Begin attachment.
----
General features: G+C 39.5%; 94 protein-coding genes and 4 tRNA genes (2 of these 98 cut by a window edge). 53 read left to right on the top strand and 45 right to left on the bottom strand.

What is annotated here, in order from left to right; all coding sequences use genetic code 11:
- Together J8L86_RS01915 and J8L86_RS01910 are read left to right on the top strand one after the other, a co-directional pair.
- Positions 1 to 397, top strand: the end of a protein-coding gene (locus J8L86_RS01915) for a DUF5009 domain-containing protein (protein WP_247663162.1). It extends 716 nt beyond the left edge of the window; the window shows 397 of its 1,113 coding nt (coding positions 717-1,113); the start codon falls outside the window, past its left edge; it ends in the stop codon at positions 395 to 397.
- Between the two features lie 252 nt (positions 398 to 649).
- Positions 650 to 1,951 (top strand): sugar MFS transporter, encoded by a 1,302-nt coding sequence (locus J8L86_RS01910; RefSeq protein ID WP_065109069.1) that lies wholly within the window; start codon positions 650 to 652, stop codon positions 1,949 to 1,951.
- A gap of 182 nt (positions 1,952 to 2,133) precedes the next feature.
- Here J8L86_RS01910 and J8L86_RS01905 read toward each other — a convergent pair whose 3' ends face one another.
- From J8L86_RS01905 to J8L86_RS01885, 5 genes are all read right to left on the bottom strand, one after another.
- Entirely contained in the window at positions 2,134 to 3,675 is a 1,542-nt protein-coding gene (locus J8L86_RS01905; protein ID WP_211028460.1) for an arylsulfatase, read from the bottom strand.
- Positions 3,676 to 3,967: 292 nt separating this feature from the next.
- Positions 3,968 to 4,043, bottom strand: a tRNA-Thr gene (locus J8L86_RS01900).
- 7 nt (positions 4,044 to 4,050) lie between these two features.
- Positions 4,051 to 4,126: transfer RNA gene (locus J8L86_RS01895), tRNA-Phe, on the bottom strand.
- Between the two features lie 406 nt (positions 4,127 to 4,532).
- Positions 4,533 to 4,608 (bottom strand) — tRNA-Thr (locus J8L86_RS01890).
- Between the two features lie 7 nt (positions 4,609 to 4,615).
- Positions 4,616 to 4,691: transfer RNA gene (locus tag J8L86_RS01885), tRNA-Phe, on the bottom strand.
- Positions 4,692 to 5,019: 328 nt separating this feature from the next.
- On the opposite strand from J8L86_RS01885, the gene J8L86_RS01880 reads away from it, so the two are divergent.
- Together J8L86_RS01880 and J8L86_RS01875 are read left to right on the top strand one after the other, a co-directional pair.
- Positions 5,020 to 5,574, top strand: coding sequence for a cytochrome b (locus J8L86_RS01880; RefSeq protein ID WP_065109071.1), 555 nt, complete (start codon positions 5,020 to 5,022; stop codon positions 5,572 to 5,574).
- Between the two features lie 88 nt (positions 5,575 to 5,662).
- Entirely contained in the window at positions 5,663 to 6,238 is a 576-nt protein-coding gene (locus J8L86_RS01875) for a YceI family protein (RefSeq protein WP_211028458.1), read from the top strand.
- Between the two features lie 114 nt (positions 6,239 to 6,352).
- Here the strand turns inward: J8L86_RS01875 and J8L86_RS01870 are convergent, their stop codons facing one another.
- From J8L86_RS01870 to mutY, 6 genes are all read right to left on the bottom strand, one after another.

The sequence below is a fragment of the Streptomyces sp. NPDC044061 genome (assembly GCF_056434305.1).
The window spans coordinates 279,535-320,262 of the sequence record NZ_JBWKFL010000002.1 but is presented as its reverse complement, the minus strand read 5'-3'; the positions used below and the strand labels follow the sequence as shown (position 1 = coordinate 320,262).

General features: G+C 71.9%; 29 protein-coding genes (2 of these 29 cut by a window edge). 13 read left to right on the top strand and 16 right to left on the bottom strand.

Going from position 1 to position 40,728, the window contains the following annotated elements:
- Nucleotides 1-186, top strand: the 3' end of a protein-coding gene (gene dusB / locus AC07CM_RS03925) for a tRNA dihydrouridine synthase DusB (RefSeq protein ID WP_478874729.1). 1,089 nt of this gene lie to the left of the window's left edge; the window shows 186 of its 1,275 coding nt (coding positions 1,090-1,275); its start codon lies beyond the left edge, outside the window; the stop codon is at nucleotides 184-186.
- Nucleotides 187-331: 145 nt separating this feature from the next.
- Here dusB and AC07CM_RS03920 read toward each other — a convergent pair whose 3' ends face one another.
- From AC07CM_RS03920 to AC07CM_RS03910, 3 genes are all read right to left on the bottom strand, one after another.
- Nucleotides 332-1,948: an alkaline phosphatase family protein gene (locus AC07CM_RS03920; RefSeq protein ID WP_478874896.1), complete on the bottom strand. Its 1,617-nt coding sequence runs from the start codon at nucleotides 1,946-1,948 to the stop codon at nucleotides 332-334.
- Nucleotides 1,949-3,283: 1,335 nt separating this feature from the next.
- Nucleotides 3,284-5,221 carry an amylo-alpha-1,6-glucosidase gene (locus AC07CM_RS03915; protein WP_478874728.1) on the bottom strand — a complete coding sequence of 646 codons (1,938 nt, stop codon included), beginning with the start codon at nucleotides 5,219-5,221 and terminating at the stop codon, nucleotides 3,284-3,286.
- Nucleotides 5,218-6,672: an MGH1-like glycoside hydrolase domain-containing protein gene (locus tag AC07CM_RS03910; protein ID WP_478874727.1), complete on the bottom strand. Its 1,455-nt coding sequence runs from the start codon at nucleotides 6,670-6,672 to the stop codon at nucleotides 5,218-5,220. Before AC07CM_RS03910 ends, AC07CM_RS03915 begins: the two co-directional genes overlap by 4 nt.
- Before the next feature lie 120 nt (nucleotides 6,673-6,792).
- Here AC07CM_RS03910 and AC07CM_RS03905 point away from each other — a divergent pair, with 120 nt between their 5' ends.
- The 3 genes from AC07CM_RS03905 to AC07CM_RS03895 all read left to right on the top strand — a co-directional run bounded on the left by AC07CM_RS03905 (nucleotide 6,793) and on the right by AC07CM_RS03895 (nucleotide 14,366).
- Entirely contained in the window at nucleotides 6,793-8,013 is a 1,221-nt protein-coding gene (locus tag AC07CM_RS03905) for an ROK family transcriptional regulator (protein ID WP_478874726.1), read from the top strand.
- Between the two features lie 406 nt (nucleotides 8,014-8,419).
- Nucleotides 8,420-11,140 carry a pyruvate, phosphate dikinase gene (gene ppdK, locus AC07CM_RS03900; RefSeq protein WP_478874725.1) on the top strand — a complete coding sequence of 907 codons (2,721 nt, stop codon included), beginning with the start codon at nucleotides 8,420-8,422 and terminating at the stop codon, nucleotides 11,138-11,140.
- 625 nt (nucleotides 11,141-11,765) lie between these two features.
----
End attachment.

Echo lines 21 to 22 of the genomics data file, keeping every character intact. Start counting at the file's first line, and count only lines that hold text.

- Together J8L86_RS01880 and J8L86_RS01875 are read left to right on the top strand one after the other, a co-directional pair.
- Positions 5,020 to 5,574, top strand: coding sequence for a cytochrome b (locus J8L86_RS01880; RefSeq protein ID WP_065109071.1), 555 nt, complete (start codon positions 5,020 to 5,022; stop codon positions 5,572 to 5,574).